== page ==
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I've never seen the syntax INSERT OR REPLACE INTO names (id, name) VALUES (1, "John") used in SQL before, and I was wondering why it's better than UPDATE names SET name = "John" WHERE id = 1. Is there any good reason to use one over the other. Is this syntax specific to SQLite?

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up vote 61 down vote accepted

UPDATE will not do anything if the row does not exist.

Where as the INSERT OR REPLACE would insert if the row does not exist, or replace the values if it does.

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Thanks for the answer. Is this an SQLite specific thing? – nevan king Feb 13 '10 at 10:11
I am not ware of this inSql server, although Sql Server now has a MERGE command. And rom MS Access I havent seen anything like this either. – Adriaan Stander Feb 13 '10 at 10:14
mysql has "replace into". – fastmultiplication Aug 11 '11 at 5:50
In this question stackoverflow.com/questions/690632/… it is stated that replace into will always delete the row first while update doesn't – Seppl Jan 2 '13 at 8:18
To explicitly state the implication of @Seppl's helpful comment: always specify the complete set of values you want in the "updated" row; since the old row gets deleted first, none of its values are preserved. – mklement0 May 16 '14 at 20:34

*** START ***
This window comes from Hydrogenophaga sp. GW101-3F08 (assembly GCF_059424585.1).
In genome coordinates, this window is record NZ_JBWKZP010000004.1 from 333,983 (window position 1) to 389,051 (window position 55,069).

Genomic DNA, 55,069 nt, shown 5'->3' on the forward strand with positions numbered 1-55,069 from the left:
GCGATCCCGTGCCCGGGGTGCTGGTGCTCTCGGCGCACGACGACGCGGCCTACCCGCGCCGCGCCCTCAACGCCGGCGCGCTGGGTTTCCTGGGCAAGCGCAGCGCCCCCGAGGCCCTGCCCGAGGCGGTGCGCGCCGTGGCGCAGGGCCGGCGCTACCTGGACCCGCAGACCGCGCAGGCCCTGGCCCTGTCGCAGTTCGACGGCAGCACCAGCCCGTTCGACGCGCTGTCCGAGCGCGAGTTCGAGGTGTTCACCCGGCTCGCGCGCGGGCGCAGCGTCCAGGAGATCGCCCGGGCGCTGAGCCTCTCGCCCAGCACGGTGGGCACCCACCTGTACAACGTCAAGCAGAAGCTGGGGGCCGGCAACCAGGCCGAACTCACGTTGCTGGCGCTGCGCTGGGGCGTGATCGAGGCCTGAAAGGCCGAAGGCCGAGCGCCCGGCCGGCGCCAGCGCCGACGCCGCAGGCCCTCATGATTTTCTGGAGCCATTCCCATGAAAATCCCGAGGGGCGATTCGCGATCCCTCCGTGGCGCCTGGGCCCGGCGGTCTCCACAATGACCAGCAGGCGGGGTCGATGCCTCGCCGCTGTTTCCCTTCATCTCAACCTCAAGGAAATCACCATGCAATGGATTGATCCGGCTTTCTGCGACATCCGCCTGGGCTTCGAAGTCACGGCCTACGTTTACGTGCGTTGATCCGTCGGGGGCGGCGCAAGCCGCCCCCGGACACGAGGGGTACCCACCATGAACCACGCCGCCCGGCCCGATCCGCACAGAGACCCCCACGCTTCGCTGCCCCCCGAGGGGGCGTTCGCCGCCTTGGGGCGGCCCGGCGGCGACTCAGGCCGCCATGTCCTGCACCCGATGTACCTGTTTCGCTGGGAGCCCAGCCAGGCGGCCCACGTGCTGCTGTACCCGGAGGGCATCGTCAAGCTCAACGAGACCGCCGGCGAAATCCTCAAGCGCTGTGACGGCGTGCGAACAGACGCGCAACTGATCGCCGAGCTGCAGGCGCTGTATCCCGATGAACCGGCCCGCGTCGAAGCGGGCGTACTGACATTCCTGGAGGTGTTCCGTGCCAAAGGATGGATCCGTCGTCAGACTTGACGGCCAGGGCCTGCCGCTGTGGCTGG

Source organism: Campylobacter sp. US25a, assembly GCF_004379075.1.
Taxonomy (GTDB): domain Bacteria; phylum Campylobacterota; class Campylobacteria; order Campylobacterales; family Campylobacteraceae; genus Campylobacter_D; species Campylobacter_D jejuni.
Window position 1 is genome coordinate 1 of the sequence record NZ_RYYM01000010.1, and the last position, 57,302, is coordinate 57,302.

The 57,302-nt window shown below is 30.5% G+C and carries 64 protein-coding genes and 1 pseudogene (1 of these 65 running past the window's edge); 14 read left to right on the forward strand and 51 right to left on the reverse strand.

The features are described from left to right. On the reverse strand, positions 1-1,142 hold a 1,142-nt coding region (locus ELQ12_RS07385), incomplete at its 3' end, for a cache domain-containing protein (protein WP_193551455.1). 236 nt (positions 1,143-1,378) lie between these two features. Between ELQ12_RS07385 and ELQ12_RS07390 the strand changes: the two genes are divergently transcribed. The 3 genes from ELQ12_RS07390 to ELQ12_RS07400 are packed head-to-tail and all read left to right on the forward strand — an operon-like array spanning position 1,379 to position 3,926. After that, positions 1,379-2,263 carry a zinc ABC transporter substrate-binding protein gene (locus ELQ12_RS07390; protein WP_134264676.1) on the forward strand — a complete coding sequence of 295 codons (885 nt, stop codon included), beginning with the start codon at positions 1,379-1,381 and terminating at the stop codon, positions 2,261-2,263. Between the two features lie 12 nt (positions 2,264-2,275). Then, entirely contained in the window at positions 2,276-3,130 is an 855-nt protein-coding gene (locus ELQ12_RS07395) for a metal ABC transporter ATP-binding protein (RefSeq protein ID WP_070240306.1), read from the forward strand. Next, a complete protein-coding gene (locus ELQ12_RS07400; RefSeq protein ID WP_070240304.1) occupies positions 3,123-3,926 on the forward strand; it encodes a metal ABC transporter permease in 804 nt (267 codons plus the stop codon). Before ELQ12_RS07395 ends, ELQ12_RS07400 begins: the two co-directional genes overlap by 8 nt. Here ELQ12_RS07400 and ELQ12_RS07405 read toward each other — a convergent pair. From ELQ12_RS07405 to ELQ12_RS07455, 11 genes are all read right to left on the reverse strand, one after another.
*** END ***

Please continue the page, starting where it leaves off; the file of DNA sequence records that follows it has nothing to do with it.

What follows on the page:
I'm currently working on such a statement and figured out another fact to notice: INSERT OR REPLACE will replace any values not supplied in the statement. For instance if your table contains a column "lastname" which you didn't supply a value for, INSERT OR REPLACE will nullify the "lastname" if possible (constraints allow it) or fail.

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+1; to put it differently: always specify the complete set of values the "updated" row should have - no existing values are preserved; the reason for this behavior is that is in fact not an update operation for existing row, but a deletion, followed by a re-insertion. – mklement0 May 16 '14 at 20:39

The insert or replace query would insert a new record if id=1 does not already exist.

The update query would only oudate id=1 if it aready exist, it would not create a new record if it didn't exist.

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I don't think this is right. The sqlite documentation (as of 1st July 2010, version says that REPLACE is an alias for INSERT OR REPLACE, and would hence have the same behaviour. In my experience this is the case.. – fostandy Jun 30 '10 at 16:36
I think it will do a delete->insert if it finds a conflict – StErMi Jan 6 '12 at 18:06
@fostandy REPLACE is indeed an alias for INSERT OR REPLACE, but the answer on which you're commenting is talking about UPDATE (because that's what the question was about). – hatfinch Feb 2 '12 at 22:27

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